[OpenID] [foaf-dev] Can OpenID identify a person

Dan Brickley danbri at danbri.org
Thu Jun 7 20:50:46 BST 2007

Peter Williams wrote:
>>> Some SemWeb people (notably TimBL) take care to have a 
>> "non-Document"  
>>> URI for themselves, distinct from their homepages. eg.  
>>> http://example.org/foaf#memyself  ... but I don't know any usage of 
>>> these as OpenID URIs. In fact I don't know if an OpenID can have a 
>>> #hashblahblah section, or how that interacts with common 
>> OpenID tools, 
>>> services and practice.
>> This is impossible, because # defines a section of the 
>> document that is chosen locally and there can be only one 
>> declaration of an OpenID per document.
> Can we go through this more carefully, please?
> My understanding was, that the user-centric URI is selected entirely by
> the individual, who "controls" it. (a) it must be valid URI syntax; no
> other constraints are specified (b) it may or may not have a
> globally-resolvable domain-name component. If one wants "100% control"
> over the URI and its portability, one does not use a domain name
> CONTROLLED BY a domain name registrar. The same control dynamics also
> apply to the XRI variant OpenIDs.

w.r.t. XRI, same presumably goes for uuid:, urn: and various other 
non-http: URI schemes? Is there any reason to consider XRIs somehow 
apart from the general URI model? Aside from their policy or technical 
attractiveness, I mean: can non XRI experts treat XRIs as "just" a URI 
scheme? At least in the context of RDF / OpenID discussions? I guess 
it's time I read up on XRIs...

> My understanding was also:- To identify the OP instance(s) "managing"
> your URI/XRI (for this month), the URI must be the basis for the normal
> openid Consumer lookup - to locate the OP servers' address/URLs. How
> globally resolvable that location service shall be...is a function of
> the resolvability of the OpenID URI name. 

Yup, makes sense to me. On the Web in general, dereferencing is a 
privilege not a right. It is a very useful privilege though :)

> Nothing however requires the Consumer to use a global resolution service
> (based on public domain names and public XRI resolvers, probably), nor
> for the OpenID to be globally resolvable. One could be in a private
> OpenID management domain, where local knowledge is required by the
> OpenID Consumer ...to complete username->svcprovideraddr resolution.

An RDF notation for this information might be one useful way for 
exchanging that local knowledge (eg. via SPARQL queries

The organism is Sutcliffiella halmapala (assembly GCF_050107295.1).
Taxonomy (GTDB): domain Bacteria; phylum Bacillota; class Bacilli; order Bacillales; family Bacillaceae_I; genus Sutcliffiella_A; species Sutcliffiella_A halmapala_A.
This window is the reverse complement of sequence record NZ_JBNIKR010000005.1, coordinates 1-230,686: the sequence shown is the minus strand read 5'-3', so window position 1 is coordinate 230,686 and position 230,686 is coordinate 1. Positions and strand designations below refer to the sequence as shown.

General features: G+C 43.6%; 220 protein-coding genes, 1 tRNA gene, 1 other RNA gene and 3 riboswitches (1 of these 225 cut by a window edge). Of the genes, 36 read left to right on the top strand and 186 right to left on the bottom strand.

http://www.w3.org/TR/rdf-sparql-json-res/ ).

> My understanding of XRDS was:- XRDS service-locator element in the
> simple XML file are intended to help out in the above, for both the
> public and the n private management domains where a URI/XRI are being
> "managed." However, the XRDS document is at most non-authoritative,
> being insecurely transferred. It's a "hint" process.

 From what you say, ... my understanding of the contraints on a FOAF (or 
perhaps other RDF) representation of OpenID include:

  * that we should be careful *not* to assume http: URIs are always used
  * or that de-referencable via public infrastructure is the only 
deployment mode for OpenID
  * or that all OpenIDs can be considered identifiers of documents and 
only indirectly, of people

I think this is consistent with a new foaf:openid property in FOAF that 
has a domain of foaf:Agent and range of foaf:Document. It would:

  * allow the document to be identified by any URI scheme (standard 
practice in RDF)
  * not imply complete coverage: there might be uses of OpenID it 
doesn't fit
  * not describe all the intimate details of delegation, resolution etc
  * not imply that all OpenIDs identify people; it would imply however 
that anything with a foaf:openid is an "Agent" (a pretty broad 
category), and remain agnostic about whether there were other cases.

I'm not 100% convinced about defining the range of foaf:openid as 
Document, but from what I hear, it sounds like it would cover current 
deployed practice. For non RDF-heads, the "range" of a property is the 
class of things that you can expect as values of the property (while 
"domain" is the class of thing the property is applied to). The nice 
diagram in the old MCF spec explains it quite visually, see
http://www.textuality.com/mcf/NOTE-MCF-XML.html#sec2. (MCF is an ancient 
ancestor of RSS/Atom).

A question about the spec ...
In http://openid.net/specs/openid-authentication-1_1.html

"An Identifier is just a URL. The whole flow of the OpenID 
Authentication protocol is about proving that an End User is, owns, a URL."

Here we have both "is" and "owns", but later

"Verified Identifier:
     An Identifier that the End User has proven to a Consumer that they 

Is ownership the dominant concept?

I can be said to "own" http://danbri.org/ and there are ways to verify 
that. Whereas whether I "am" that same thing in some verifiable and 
non-metaphorical sense feels a bit too philosophical a question.

What I take away from reading that spec is a reasonably close fit to
http://www.w3.org/TR/webarch/#indirect-identification in the Web 
Architecture, ie. that this is a case of indirect identification via an 
intermediary document (in my case, my homepage).

Are there members of the openID community who will insist that OpenID 
URIs really are direct identifiers (in the sense of 
http://tools.ietf.org/html/rfc3986) for flesh and blood people? If 
that's the design, we should take care not to step on toes when 
reflecting it into RDF/FOAF...




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